Nb:Nb is a necessary element to maintain high temperature strength. Furthermore, Nb improves workability and oxidation resistivity, and still brings about a favorable influence in the manufacture of pipe by a high frequency welding method. However, Nb reacts and forms compounds with C and N, so that the Nb dissolved in the steel decreases and its effect on high temperature strength decreases also as far as the lower limit of Nb is merely set as 0.2%. Therefore, Nb must meet the condition that [Nb] expressed in the equation,
is at least 0.2%. On the other hand, when Nb is added in excess, welded parts become susceptible to high temperature affected cracking. The upper limit of Nb is now set as 0.8% so that sufficient high temperature strength may be held and susceptibility to weld high temperature affected cracking may not be influenced so much.
Mo: As already stated, the more addition of Mo make high temperature strength to increase. Besides, Mo is effective to improve high temperature oxidation resistance and corrosion resistivity. However, an excessive addition of it makes low temperature toughness as well as productivity and workability to decrease remarkably. Therefore, Mo is restricted within the range from 1.0% to 4.5%, preferably from 2.0% to 4.5%, still more preferably within the range of more than 2.5% and up to 4.5%.
Cu: As mentioned previously, Cu is an important element of the steel according to the invention because of its remarkable effectiveness on toughness. As shown in FIG. 4, Cu is needed at least 0.1% to achieve an appreciable improvement to toughness, so that the lower limit of Cu is now set as 0.1%. On the contrary, the addition of an excessive amount of Cu renders the steel hard and deteriorates its workability, in particular its hot workability, so that the upper limit of Cu is now set as 2.5%.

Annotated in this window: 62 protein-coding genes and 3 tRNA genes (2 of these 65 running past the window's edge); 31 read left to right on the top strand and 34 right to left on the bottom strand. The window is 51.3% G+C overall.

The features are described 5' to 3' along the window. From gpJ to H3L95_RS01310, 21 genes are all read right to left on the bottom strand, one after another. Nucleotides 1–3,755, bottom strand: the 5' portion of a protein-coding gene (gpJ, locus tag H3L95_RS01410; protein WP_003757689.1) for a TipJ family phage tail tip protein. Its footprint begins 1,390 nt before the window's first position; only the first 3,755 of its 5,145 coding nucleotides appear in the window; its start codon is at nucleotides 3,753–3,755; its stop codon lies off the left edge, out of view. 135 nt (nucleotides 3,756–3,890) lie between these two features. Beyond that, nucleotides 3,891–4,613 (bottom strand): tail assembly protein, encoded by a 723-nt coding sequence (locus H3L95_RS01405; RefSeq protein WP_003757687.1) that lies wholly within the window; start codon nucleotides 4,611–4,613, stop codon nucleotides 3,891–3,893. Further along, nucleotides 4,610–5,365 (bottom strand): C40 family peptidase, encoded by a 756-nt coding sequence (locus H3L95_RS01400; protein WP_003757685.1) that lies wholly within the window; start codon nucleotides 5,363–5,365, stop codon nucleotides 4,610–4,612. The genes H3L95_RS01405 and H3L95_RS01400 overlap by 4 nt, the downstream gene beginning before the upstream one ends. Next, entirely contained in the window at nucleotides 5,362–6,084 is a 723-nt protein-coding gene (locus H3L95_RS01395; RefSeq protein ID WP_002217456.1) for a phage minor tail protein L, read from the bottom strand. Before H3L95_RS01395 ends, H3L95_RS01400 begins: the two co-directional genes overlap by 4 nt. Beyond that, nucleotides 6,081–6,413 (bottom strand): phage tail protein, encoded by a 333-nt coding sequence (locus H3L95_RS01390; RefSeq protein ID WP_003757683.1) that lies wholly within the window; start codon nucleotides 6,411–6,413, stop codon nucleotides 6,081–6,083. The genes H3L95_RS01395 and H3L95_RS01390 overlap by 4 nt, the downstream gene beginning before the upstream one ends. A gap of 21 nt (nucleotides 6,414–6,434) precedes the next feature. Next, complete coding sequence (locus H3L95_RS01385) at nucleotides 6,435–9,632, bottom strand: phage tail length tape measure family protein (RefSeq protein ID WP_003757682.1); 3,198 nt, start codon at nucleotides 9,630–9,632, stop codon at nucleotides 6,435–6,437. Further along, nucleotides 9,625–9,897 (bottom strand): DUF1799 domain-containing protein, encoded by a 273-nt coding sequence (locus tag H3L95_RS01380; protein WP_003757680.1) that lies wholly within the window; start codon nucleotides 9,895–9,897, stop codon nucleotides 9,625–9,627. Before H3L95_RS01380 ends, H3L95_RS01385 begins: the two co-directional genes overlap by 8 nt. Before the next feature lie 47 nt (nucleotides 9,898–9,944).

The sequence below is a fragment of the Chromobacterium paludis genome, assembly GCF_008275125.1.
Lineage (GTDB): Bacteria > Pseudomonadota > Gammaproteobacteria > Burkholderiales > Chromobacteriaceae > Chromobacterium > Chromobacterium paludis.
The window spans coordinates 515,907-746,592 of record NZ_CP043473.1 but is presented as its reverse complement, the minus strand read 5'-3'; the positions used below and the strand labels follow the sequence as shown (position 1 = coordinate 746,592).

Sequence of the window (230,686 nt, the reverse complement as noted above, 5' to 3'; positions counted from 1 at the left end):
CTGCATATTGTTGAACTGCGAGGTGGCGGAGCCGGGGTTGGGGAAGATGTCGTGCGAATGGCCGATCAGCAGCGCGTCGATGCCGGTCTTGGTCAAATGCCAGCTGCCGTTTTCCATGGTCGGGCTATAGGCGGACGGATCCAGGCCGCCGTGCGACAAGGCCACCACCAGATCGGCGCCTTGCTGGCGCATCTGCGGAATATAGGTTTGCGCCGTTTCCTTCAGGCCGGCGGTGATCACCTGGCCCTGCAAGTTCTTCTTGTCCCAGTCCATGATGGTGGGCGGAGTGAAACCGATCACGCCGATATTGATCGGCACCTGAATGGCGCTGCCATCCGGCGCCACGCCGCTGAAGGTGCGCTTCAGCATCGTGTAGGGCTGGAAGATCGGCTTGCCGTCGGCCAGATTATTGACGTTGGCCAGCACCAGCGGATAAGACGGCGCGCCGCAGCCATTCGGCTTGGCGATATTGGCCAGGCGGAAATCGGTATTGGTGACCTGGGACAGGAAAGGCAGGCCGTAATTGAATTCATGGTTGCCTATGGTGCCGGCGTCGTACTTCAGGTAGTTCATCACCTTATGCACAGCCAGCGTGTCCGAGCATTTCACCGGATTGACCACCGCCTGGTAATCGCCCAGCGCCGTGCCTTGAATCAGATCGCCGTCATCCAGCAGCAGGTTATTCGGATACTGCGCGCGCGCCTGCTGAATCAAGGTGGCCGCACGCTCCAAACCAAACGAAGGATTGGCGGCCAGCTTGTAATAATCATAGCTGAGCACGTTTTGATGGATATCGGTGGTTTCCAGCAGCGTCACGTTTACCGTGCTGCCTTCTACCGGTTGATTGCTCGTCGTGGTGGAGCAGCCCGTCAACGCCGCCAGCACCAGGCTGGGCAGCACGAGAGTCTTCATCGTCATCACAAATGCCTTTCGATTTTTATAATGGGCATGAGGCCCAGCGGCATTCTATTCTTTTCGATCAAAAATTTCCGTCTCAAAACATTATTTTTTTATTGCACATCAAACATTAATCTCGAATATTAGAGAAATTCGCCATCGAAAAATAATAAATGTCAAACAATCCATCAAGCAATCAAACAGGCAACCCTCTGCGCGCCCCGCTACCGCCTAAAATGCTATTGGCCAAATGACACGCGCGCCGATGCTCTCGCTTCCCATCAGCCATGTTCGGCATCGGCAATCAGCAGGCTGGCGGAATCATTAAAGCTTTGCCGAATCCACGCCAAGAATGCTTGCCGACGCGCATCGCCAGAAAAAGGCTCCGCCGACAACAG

Al:Al improves oxidation resistivity at elevated temperatures, but the addition of an excessive amount of Al poses problems on productivity as well as weldability. For this reason the upper limit of Al is now set as 0.5%.
Ti:Ti increases high temperature strength and improves workability. Like aluminum, the addition of an excessive amount of Ti, causes problems on productivity and weldability, so that the upper limit of Ti is now set as 0.5%.
V: Like Ti, V increases high temperature strength and improves workability, but the addition of an excessive amount of V invites reduction in strength. Therefore, the upper limit of V is now set as 0.5%.
Zr:Zr increases high temperature strength and improves oxidation resistance at elevated temperatures. However, the addition of an excessive amount of Zr invites reduction in strength. Therefore, the upper limit of Zr is now set as 1.0%.